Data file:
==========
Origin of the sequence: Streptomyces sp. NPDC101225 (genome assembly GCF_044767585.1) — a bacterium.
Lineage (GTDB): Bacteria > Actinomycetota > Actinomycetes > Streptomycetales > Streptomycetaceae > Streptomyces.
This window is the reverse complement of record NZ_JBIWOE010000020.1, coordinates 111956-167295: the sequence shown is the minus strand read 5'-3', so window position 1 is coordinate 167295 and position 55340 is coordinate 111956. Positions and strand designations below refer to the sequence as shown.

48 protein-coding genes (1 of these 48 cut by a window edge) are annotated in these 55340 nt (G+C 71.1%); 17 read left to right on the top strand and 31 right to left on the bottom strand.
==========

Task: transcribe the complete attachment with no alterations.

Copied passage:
Origin of the sequence: Streptomyces sp. NPDC101225 (genome assembly GCF_044767585.1) — a bacterium.
Lineage (GTDB): Bacteria > Actinomycetota > Actinomycetes > Streptomycetales > Streptomycetaceae > Streptomyces.
This window is the reverse complement of record NZ_JBIWOE010000020.1, coordinates 111956-167295: the sequence shown is the minus strand read 5'-3', so window position 1 is coordinate 167295 and position 55340 is coordinate 111956. Positions and strand designations below refer to the sequence as shown.

48 protein-coding genes (1 of these 48 cut by a window edge) are annotated in these 55340 nt (G+C 71.1%); 17 read left to right on the top strand and 31 right to left on the bottom strand.